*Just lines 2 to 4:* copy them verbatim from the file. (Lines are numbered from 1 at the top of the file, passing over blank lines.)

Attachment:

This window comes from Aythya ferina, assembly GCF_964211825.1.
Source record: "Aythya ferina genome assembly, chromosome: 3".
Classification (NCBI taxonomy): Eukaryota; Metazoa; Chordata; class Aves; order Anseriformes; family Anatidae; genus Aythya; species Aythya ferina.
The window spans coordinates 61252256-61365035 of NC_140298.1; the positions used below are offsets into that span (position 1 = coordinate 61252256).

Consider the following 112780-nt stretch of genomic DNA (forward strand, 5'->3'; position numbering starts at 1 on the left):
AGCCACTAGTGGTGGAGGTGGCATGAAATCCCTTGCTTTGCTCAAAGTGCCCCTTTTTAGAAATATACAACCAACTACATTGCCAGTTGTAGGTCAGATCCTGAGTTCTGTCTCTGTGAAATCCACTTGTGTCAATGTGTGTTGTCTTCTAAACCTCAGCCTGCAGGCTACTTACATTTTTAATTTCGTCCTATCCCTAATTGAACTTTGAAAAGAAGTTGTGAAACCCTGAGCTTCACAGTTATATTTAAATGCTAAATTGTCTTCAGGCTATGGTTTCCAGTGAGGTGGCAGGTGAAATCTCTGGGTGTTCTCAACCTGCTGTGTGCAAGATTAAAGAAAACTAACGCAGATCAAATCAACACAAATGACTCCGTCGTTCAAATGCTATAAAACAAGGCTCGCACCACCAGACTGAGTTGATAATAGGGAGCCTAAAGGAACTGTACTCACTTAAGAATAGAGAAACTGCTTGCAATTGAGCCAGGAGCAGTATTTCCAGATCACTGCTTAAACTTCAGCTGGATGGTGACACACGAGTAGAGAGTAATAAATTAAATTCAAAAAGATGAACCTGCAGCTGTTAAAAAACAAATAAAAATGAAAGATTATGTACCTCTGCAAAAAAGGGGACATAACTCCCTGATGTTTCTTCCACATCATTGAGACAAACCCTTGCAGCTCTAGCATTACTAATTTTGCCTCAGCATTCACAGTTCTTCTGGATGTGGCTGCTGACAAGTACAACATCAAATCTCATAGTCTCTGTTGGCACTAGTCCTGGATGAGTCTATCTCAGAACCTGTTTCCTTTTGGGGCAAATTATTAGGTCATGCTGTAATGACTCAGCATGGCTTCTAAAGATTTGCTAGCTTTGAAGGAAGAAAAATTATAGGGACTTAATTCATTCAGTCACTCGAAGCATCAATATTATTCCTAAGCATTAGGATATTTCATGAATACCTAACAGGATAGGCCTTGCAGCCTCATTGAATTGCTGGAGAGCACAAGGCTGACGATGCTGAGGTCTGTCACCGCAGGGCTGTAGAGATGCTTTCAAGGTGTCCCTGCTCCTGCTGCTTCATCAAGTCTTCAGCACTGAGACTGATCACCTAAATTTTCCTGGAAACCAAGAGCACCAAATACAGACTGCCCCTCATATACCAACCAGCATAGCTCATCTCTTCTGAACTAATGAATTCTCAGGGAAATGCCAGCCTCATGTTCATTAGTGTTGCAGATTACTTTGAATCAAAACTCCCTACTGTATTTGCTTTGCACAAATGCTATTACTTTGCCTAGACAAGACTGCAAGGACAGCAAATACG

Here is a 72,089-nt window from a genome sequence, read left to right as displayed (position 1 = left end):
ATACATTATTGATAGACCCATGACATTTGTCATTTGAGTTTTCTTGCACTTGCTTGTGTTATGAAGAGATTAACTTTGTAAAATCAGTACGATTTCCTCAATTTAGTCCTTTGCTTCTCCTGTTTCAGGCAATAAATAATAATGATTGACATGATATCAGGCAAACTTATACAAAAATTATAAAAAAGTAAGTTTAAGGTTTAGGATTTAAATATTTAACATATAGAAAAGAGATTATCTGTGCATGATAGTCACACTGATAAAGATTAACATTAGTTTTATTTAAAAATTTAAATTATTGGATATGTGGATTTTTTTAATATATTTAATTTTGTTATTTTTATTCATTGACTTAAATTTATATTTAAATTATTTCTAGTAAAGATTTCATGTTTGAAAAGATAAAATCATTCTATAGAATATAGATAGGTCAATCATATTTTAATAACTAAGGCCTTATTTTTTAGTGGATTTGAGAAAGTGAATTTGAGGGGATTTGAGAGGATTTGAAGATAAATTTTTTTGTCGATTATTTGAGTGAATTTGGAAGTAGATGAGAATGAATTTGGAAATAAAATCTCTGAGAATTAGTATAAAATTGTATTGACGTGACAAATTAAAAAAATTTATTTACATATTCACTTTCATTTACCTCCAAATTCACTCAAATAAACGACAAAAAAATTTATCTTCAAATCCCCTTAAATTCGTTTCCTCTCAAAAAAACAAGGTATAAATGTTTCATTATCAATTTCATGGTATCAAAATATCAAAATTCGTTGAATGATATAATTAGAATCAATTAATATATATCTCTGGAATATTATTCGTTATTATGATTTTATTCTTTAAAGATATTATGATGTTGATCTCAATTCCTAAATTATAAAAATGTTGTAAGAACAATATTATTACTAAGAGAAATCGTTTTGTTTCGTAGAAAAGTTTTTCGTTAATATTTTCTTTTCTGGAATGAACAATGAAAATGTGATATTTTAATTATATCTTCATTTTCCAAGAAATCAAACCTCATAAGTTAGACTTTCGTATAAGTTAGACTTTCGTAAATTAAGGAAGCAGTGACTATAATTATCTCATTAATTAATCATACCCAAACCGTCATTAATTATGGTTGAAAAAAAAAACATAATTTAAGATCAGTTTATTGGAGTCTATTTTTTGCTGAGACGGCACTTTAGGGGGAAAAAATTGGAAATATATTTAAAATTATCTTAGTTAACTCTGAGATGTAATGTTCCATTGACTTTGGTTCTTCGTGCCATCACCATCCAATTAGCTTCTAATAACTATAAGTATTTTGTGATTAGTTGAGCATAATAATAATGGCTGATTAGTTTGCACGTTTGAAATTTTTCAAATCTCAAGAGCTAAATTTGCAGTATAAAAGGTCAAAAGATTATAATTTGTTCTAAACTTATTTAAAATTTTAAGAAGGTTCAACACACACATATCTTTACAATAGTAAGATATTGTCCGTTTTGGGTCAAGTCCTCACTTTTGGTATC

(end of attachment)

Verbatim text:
Source record: "Aythya ferina genome assembly, chromosome: 3".
Classification (NCBI taxonomy): Eukaryota; Metazoa; Chordata; class Aves; order Anseriformes; family Anatidae; genus Aythya; species Aythya ferina.
The window spans coordinates 61252256-61365035 of NC_140298.1; the positions used below are offsets into that span (position 1 = coordinate 61252256).